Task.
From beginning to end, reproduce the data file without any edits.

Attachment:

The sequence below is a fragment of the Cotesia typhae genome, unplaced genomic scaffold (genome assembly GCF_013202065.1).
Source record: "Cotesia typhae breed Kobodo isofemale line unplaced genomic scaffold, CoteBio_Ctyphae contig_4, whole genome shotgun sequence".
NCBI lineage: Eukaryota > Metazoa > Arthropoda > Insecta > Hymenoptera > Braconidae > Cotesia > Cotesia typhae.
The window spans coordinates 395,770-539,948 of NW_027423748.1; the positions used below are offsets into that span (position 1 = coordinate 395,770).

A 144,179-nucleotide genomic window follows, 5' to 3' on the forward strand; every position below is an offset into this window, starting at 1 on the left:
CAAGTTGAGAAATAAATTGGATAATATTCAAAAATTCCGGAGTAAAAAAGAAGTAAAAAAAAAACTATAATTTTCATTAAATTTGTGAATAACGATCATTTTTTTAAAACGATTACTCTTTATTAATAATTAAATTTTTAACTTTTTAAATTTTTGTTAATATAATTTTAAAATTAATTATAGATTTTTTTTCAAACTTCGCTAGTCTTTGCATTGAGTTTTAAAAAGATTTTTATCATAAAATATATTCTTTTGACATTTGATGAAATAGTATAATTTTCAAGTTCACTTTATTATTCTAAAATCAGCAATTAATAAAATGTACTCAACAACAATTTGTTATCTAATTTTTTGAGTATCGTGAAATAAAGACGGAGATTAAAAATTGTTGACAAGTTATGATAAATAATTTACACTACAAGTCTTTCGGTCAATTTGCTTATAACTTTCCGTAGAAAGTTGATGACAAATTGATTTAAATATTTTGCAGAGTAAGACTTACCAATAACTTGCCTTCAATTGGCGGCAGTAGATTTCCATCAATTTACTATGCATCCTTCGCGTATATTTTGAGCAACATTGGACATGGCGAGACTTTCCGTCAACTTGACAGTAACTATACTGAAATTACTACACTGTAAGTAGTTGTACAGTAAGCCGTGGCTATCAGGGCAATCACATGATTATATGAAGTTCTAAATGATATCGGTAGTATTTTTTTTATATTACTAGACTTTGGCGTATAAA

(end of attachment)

The sequence below is a fragment of the Cotesia typhae genome, unplaced genomic scaffold (genome assembly GCF_013202065.1).
Source record: "Cotesia typhae breed Kobodo isofemale line unplaced genomic scaffold, CoteBio_Ctyphae contig_4, whole genome shotgun sequence".
NCBI lineage: Eukaryota > Metazoa > Arthropoda > Insecta > Hymenoptera > Braconidae > Cotesia > Cotesia typhae.
The window spans coordinates 395,770-539,948 of NW_027423748.1; the positions used below are offsets into that span (position 1 = coordinate 395,770).

A 144,179-nucleotide genomic window follows, 5' to 3' on the forward strand; every position below is an offset into this window, starting at 1 on the left:
CAAGTTGAGAAATAAATTGGATAATATTCAAAAATTCCGGAGTAAAAAAGAAGTAAAAAAAAAACTATAATTTTCATTAAATTTGTGAATAACGATCATTTTTTTAAAACGATTACTCTTTATTAATAATTAAATTTTTAACTTTTTAAATTTTTGTTAATATAATTTTAAAATTAATTATAGATTTTTTTTCAAACTTCGCTAGTCTTTGCATTGAGTTTTAAAAAGATTTTTATCATAAAATATATTCTTTTGACATTTGATGAAATAGTATAATTTTCAAGTTCACTTTATTATTCTAAAATCAGCAATTAATAAAATGTACTCAACAACAATTTGTTATCTAATTTTTTGAGTATCGTGAAATAAAGACGGAGATTAAAAATTGTTGACAAGTTATGATAAATAATTTACACTACAAGTCTTTCGGTCAATTTGCTTATAACTTTCCGTAGAAAGTTGATGACAAATTGATTTAAATATTTTGCAGAGTAAGACTTACCAATAACTTGCCTTCAATTGGCGGCAGTAGATTTCCATCAATTTACTATGCATCCTTCGCGTATATTTTGAGCAACATTGGACATGGCGAGACTTTCCGTCAACTTGACAGTAACTATACTGAAATTACTACACTGTAAGTAGTTGTACAGTAAGCCGTGGCTATCAGGGCAATCACATGATTATATGAAGTTCTAAATGATATCGGTAGTATTTTTTTTATATTACTAGACTTTGGCGTATAAA